The answer is yes. I can think of at least two approaches:

  1. If you don’t care about the cinnamon swirl, follow the directions in the recipe, but instead of choosing the DOUGH cycle, choose the REGULAR cycle. Forget about the filling and glaze. You can expect the crust to be thicker than when you bake it in your oven. The color may be lighter on top than the sides and bottom.
  2. With this method, you can do the cinnamon swirl, but it requires some hands-on time. Minimize the holes caused by the paddles by pulling the dough out of the bread machine just before the last rise (check your manual). Remove the paddles.

    Quickly shape the dough into a large rectangle, as seen in the how-to pictures below. Sprinkle with the cinnamon-sugar mixture and roll it up. Pinch the seams shut and turn the ends toward the seams. Drop the dough back into the pan with the seam side down. Make sure the dough is distributed evenly in the pan. If you do this quickly, you don’t need to stop the machine.
This loaf was mixed and baked in a bread machine from beginning to end.
Bread Machine Cinnamon-Raisin Bread mixed, kneaded, and baked in a bread machine. You can see that the texture is slightly more dense but still acceptable.

Why did my cinnamon swirl bread split on the side as it baked?

Two possible reasons:
1. When rolling the dough after applying the sugar-cinnamon mixture, avoid stretching the dough before pinching the edges shut.
2. The pan you used was too small.

How to assemble Cinnamon-Raisin Bread after the DOUGH cycle finishes:

Please note: These pictures are of dough without raisins (so my grandkids would eat it).

Dough when it has first been removed from the bread machine pan.
Remove dough from the bread machine pan. Shape into a rough square. Cover and allow to rest for 10-15 minutes.
Shaping dough into a rectangle.
Use a rolling pin or your hands to roll the dough into a large rectangle approximately 10 x 14 inches.
spritzing dough with water
Give the dough a light spritz of water.
Distributing cinnamon and sugar mixture on top of the dough.
Distribute the sugar/cinnamon mixture over the top, leaving an inch of uncovered dough at the borders.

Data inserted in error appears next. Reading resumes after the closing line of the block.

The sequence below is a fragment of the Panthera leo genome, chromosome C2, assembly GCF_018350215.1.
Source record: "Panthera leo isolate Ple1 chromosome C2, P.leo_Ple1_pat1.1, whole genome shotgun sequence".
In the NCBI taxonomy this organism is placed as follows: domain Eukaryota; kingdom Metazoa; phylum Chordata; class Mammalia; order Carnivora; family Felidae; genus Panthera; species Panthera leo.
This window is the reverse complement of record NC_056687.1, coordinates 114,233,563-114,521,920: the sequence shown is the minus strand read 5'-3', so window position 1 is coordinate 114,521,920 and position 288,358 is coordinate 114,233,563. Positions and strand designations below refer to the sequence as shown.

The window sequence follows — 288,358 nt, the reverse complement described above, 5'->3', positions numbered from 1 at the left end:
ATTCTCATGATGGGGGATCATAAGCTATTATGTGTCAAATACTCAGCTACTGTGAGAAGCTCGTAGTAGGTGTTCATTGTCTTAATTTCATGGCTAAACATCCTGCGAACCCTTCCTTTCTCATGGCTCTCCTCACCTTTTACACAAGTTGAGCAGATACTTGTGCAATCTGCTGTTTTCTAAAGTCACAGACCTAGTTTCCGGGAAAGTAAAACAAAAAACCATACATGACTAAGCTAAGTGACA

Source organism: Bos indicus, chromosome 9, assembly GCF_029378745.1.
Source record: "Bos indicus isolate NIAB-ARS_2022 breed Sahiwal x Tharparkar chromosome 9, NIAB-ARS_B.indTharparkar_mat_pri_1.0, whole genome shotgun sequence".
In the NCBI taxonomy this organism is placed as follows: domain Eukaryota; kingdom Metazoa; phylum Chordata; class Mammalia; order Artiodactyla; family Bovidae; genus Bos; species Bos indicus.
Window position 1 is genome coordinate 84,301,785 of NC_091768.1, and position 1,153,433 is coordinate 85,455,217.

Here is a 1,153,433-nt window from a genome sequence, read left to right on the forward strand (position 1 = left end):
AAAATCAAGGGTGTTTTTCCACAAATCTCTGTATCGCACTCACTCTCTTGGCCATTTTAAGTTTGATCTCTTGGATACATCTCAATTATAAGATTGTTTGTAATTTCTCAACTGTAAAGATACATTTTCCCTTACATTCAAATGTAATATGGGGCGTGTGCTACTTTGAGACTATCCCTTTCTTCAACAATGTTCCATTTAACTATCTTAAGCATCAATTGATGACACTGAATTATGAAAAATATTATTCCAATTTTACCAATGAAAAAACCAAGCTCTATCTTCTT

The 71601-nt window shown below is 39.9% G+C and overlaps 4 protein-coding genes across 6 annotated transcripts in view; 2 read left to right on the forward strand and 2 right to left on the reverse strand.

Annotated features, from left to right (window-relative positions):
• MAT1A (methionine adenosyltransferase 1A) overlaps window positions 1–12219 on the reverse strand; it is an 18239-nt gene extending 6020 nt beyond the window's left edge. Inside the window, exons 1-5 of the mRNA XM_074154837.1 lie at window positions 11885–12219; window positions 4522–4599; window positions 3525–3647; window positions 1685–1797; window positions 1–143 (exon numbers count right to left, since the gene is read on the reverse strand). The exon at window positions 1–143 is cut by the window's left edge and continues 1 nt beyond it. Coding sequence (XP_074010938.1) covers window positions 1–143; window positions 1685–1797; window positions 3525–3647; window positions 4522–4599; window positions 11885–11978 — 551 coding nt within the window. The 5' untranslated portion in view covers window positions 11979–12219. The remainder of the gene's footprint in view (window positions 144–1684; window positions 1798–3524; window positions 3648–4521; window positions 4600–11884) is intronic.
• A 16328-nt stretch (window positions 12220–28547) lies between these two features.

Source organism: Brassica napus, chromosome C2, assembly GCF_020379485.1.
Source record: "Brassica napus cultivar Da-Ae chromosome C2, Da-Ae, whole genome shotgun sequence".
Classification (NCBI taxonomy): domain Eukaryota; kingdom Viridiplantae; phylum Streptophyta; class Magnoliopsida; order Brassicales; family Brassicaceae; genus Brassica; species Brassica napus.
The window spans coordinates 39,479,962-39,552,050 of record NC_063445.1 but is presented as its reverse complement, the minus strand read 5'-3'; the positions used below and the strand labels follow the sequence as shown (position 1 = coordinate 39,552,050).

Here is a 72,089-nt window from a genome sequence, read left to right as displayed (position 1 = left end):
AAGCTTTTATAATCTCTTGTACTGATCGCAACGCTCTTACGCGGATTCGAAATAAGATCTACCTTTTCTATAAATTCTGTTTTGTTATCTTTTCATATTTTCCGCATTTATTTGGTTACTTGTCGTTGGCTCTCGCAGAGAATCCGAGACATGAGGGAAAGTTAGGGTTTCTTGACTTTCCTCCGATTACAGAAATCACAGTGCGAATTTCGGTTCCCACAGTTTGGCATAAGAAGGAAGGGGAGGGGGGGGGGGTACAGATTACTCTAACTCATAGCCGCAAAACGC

Rolling up the dough.
Start rolling the dough from one of the short ends. Roll tightly but try not to stretch it.
Sealing the seams after rolling the dough.
Pinch the seam closed and turn each end toward that seam.
Dough dropped into a pullman pan.
Flip over and place the roll into a pan, with the seam down. Cover and place in a warm place to rise for 45-80 minutes or until it is almost double. When ready to bake, glaze loaf if not using a Pullman pan or the bread machine for baking. Bake for 35-45 minutes at 375˚F (190˚C) or until internal temperature reaches 190˚F (88˚C).
Dough after baked in a pullman pan.
Let the bread cool in the pan for 15 minutes. This helps the sides not to cave in. Next, remove the loaf and allow cooling on a rack for about 30 minutes before slicing to avoid squashing the soft interior.
slices of cinnamon-raisin dough baked in a pullman pan.

FAQ about Bread Machine Cinnamon-Raisin Bread:

When and how should I add the raisins?

Chop the raisins coarsely or use currants (nature’s mini raisins). Add them when your machine beeps that it’s time for add-ins.

If you add raisins in the beginning, the machine will pulverize them. Not only will it change the color of the bread, but you also won’t experience the sweet flavor bursts from the raisins.

Some people sprinkle them on top of the cinnamon-sugar filling. I don’t care for that method because the raisins tend to fall out as you slice and eat the bread. (See the picture above).

How can I know when this loaf is ready to pull out of the oven?

Use a quick-read thermometer (here’s a cheap but functional model). The internal temperature (in the middle of the bread) should reach 190˚F. If the crust gets too dark, lay a piece of foil over the top. Next time move the shelf down a notch.

Why did my cinnamon-raisin bread turn out dense?

The possibilities are endless, but one of the most common causes is too much flour. Using a measuring cup often results in adding too much. Next time, weigh the flour with a digital scale. Here’s a basic scale for not much money.
Another common reason for denseness is that the bread did not rise enough. Enriched bread (lots of butter, sugar, and eggs) tends to rise slower. If your kitchen is cold, it will also slow down the rise time. Allow plenty of time to make this bread in a cold kitchen.
Read more about the causes of dense bread here.

How long will raisin bread stay fresh?

Homemade bread with no preservatives can’t compete with store-bought bread when it comes to shelf-life. Eat what you can the first couple of days and freeze the rest. Keep the loaf in a plastic bag, not the refrigerator. If you make a lot of bread, I recommend these plastic bread bags because of their long shape.